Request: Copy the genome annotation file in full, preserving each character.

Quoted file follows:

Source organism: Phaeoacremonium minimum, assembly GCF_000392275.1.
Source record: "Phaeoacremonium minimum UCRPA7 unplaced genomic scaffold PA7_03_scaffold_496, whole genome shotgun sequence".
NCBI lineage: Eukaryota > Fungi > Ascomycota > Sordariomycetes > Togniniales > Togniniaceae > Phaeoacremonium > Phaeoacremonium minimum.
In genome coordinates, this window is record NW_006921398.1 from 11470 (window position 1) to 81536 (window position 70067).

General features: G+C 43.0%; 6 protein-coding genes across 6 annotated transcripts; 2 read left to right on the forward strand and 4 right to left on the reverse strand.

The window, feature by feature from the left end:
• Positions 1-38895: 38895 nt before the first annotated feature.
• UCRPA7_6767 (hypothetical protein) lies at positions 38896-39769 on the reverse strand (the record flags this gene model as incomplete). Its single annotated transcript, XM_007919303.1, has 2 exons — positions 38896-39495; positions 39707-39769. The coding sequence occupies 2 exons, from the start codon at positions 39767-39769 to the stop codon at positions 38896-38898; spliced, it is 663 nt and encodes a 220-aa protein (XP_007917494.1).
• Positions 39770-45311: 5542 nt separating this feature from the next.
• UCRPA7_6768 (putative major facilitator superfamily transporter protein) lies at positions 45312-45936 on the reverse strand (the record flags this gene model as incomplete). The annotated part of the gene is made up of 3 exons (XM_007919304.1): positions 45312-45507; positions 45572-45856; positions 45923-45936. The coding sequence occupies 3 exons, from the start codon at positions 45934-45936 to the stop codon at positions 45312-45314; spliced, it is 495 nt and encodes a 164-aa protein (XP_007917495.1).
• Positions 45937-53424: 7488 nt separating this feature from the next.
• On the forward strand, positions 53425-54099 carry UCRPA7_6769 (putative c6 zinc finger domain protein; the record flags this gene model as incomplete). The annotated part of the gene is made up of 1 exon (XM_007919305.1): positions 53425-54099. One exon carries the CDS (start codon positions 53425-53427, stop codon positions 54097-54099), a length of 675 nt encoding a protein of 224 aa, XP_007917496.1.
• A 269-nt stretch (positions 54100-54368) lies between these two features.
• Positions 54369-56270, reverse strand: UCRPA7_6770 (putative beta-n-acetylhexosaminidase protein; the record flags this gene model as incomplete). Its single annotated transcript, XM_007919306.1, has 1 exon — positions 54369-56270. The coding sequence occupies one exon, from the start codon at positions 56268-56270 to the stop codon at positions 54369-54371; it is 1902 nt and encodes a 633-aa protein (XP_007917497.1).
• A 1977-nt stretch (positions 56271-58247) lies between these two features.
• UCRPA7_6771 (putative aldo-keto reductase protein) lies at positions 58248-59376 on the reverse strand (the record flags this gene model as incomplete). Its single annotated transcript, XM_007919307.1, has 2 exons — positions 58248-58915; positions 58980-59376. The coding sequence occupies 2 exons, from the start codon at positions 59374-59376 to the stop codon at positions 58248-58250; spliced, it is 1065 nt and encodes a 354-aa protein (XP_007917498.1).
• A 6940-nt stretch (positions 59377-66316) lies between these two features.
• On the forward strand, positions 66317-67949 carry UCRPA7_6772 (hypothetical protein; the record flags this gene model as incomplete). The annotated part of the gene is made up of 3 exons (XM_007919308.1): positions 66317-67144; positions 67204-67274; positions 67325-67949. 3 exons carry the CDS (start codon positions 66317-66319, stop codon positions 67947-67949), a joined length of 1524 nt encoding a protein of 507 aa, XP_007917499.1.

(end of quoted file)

Source organism: Phaeoacremonium minimum, assembly GCF_000392275.1.
Source record: "Phaeoacremonium minimum UCRPA7 unplaced genomic scaffold PA7_03_scaffold_496, whole genome shotgun sequence".
NCBI lineage: Eukaryota > Fungi > Ascomycota > Sordariomycetes > Togniniales > Togniniaceae > Phaeoacremonium > Phaeoacremonium minimum.
In genome coordinates, this window is record NW_006921398.1 from 11470 (window position 1) to 81536 (window position 70067).

General features: G+C 43.0%; 6 protein-coding genes across 6 annotated transcripts; 2 read left to right on the forward strand and 4 right to left on the reverse strand.

The window, feature by feature from the left end:
• Positions 1-38895: 38895 nt before the first annotated feature.
• UCRPA7_6767 (hypothetical protein) lies at positions 38896-39769 on the reverse strand (the record flags this gene model as incomplete). Its single annotated transcript, XM_007919303.1, has 2 exons — positions 38896-39495; positions 39707-39769. The coding sequence occupies 2 exons, from the start codon at positions 39767-39769 to the stop codon at positions 38896-38898; spliced, it is 663 nt and encodes a 220-aa protein (XP_007917494.1).
• Positions 39770-45311: 5542 nt separating this feature from the next.
• UCRPA7_6768 (putative major facilitator superfamily transporter protein) lies at positions 45312-45936 on the reverse strand (the record flags this gene model as incomplete). The annotated part of the gene is made up of 3 exons (XM_007919304.1): positions 45312-45507; positions 45572-45856; positions 45923-45936. The coding sequence occupies 3 exons, from the start codon at positions 45934-45936 to the stop codon at positions 45312-45314; spliced, it is 495 nt and encodes a 164-aa protein (XP_007917495.1).
• Positions 45937-53424: 7488 nt separating this feature from the next.
• On the forward strand, positions 53425-54099 carry UCRPA7_6769 (putative c6 zinc finger domain protein; the record flags this gene model as incomplete). The annotated part of the gene is made up of 1 exon (XM_007919305.1): positions 53425-54099. One exon carries the CDS (start codon positions 53425-53427, stop codon positions 54097-54099), a length of 675 nt encoding a protein of 224 aa, XP_007917496.1.
• A 269-nt stretch (positions 54100-54368) lies between these two features.
• Positions 54369-56270, reverse strand: UCRPA7_6770 (putative beta-n-acetylhexosaminidase protein; the record flags this gene model as incomplete). Its single annotated transcript, XM_007919306.1, has 1 exon — positions 54369-56270. The coding sequence occupies one exon, from the start codon at positions 56268-56270 to the stop codon at positions 54369-54371; it is 1902 nt and encodes a 633-aa protein (XP_007917497.1).
• A 1977-nt stretch (positions 56271-58247) lies between these two features.
• UCRPA7_6771 (putative aldo-keto reductase protein) lies at positions 58248-59376 on the reverse strand (the record flags this gene model as incomplete). Its single annotated transcript, XM_007919307.1, has 2 exons — positions 58248-58915; positions 58980-59376. The coding sequence occupies 2 exons, from the start codon at positions 59374-59376 to the stop codon at positions 58248-58250; spliced, it is 1065 nt and encodes a 354-aa protein (XP_007917498.1).
• A 6940-nt stretch (positions 59377-66316) lies between these two features.
• On the forward strand, positions 66317-67949 carry UCRPA7_6772 (hypothetical protein; the record flags this gene model as incomplete). The annotated part of the gene is made up of 3 exons (XM_007919308.1): positions 66317-67144; positions 67204-67274; positions 67325-67949. 3 exons carry the CDS (start codon positions 66317-66319, stop codon positions 67947-67949), a joined length of 1524 nt encoding a protein of 507 aa, XP_007917499.1.